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Hi AramT, I am sorry but I am confused here... In the above article, you wrote: and if you do not include the keyword await, then the method will be treated as a normal or synchronous method.But as per my believe, when we have to make any asynchronous method (declared as async) synchronous then we call it using 'await'. i.e. if method ABC is declared with async then the call "ABC();" would be asynchronous and "await ABC();" would then act as synchronous. If possible can you please put some light on it?
I think the keyword await inside a method marked as async causes the next statement after the await to not execute until the statement marked with await has been completed. Once completed, the subsequent statements will proceed until it encounters another await, if any. The method marked as async itself can be called with or without await, depending on our intention. If we want the subsequent statements to wait for the completion of async, we should put await in front of the call. Otherwise, we can just all the async method without await keyword and all the subsequent statements will execute right away before the async method finishes its task. Either way it is non blocking. The thread will still be available to process other things, it just would not process the subsequent statements immediately following the await keyword until it encounters the end of the code block.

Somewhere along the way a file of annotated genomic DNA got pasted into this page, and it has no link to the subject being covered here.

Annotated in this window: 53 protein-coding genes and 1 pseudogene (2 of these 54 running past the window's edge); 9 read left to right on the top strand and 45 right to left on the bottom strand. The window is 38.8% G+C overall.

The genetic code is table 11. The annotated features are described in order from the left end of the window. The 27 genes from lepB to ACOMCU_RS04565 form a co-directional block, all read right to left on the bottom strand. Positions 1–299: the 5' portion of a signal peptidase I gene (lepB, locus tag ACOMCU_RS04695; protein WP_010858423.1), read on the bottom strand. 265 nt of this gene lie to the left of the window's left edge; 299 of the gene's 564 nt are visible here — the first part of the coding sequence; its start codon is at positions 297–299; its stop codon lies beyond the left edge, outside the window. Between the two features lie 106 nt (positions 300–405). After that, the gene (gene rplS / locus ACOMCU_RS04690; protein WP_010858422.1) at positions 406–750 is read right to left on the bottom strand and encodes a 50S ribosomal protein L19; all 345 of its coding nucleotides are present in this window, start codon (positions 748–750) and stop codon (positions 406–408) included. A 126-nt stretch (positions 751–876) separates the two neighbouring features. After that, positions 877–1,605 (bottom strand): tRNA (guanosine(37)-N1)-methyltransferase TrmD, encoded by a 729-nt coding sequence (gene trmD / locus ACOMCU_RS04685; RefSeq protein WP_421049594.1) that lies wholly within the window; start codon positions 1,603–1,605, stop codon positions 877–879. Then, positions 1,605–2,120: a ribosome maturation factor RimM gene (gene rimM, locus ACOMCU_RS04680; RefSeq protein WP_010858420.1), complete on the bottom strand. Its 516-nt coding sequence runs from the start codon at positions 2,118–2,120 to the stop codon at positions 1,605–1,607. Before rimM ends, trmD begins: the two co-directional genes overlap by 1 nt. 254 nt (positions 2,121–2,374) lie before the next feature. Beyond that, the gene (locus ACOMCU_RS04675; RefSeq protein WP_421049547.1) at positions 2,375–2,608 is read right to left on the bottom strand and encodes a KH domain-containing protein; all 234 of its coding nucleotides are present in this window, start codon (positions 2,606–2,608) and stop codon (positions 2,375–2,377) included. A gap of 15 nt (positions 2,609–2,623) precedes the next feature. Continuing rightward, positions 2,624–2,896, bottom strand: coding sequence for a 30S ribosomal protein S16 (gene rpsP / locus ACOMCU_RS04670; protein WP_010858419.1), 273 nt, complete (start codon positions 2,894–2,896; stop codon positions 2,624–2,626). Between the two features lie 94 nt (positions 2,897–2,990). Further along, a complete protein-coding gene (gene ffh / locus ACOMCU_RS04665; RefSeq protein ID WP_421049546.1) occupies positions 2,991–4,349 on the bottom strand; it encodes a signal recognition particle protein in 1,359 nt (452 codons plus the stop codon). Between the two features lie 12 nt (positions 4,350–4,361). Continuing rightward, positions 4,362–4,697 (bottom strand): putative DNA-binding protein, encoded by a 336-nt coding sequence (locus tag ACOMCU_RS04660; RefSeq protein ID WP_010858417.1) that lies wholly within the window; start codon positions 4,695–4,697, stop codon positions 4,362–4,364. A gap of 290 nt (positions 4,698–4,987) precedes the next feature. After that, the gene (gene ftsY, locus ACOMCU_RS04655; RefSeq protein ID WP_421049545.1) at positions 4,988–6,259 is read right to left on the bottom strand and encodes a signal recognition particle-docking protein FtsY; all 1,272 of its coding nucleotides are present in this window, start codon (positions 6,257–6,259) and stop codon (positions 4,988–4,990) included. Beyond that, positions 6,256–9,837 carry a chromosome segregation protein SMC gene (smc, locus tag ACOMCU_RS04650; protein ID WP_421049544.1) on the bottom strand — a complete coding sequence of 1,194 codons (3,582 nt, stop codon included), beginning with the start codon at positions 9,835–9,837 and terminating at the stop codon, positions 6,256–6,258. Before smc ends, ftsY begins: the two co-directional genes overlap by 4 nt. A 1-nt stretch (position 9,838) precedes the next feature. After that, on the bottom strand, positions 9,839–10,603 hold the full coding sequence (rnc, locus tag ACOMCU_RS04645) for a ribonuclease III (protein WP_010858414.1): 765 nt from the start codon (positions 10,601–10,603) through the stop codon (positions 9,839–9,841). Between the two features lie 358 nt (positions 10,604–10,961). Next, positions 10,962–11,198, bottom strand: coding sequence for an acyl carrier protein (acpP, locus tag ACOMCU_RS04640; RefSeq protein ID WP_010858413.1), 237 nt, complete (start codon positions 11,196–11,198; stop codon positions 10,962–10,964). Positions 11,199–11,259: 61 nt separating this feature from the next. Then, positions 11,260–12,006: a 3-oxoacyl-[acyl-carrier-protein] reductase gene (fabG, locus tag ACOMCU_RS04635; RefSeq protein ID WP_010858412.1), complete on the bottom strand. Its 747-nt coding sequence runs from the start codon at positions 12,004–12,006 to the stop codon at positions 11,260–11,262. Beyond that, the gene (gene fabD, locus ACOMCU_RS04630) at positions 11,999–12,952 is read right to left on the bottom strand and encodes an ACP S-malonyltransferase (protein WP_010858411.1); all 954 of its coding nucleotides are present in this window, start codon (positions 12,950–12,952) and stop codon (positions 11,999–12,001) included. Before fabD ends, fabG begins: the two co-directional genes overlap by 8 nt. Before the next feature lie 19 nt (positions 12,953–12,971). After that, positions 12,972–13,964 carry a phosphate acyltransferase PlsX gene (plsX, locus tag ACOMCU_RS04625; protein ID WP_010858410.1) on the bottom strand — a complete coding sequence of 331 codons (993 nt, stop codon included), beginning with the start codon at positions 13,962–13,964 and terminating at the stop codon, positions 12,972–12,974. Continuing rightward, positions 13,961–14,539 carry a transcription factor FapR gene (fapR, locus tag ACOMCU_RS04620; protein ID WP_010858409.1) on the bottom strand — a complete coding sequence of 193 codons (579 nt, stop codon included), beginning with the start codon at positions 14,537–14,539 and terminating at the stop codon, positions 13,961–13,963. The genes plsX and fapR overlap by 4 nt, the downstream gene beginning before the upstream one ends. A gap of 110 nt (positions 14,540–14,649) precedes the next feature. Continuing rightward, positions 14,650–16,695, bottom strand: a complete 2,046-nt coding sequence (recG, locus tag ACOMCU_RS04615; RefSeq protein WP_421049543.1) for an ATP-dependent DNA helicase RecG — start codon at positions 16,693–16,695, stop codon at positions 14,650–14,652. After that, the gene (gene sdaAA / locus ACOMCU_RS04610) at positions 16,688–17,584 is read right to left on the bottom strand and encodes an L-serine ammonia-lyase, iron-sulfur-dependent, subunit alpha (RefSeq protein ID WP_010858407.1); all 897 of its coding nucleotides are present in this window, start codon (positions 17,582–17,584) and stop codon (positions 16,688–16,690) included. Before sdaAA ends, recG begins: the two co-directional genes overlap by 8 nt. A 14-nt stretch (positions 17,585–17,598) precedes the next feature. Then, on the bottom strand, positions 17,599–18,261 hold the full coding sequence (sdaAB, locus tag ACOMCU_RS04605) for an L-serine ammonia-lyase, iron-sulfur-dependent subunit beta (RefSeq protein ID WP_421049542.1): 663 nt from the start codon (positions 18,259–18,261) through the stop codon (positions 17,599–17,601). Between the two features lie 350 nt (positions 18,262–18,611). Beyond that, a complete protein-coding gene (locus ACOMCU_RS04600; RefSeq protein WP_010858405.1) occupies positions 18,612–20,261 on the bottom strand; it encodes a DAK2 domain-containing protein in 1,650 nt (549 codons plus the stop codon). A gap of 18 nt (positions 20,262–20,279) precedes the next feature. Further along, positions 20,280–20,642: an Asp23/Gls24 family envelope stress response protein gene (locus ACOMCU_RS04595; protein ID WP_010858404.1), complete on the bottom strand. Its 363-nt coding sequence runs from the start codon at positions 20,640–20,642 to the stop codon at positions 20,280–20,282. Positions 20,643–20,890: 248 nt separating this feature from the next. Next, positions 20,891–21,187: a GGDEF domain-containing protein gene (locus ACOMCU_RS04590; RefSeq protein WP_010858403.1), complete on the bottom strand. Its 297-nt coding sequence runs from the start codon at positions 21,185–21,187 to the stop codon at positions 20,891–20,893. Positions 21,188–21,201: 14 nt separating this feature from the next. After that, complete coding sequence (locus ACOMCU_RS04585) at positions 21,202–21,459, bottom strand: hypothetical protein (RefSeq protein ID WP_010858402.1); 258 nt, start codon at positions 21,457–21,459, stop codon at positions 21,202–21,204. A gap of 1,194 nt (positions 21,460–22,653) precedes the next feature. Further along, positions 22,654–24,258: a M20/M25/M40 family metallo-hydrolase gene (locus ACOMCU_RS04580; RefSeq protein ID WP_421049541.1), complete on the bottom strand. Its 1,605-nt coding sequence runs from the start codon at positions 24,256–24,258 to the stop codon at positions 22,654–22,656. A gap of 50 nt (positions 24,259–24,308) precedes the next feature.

AramT, this is an excellent article, providing easy-to-understand explanation. And your sample code is awesome. Thank you for the inspiration!
Terrible arcticle... This article does not explain the principles of work.
This is a great article explaining how async/await in c# 5. His explanation is cleared & as straightforward as you can get. Are you an entry or a junior developer?
Very nice read! I do have a question though. since .Wait() is blocking code, how do I proceed with it, when I have a very long operation? Doesn't wait block my main thread then and prevents further execution of code, which would give litle benefit to simply doing stud synchronously?
consider a situation where you are making SSO request to a third party API, in this situation, the methods below your SSO request method could probably depend on the results of the SSO request and if you don't await for the request of the sso to be fulfilled, the after methods, might not be able to carry out efficiently what you want them to do. but if the methods are independent, then you can omit the await and just continue with the calls.
Use await in conjunction with Task.Run and put it on the thread pool if it is CPU-bound work and you don't want it to be blocking.
First Time seeing such a detailed article on async await.. Thanks a lot
Excellent article & examples. Thank you!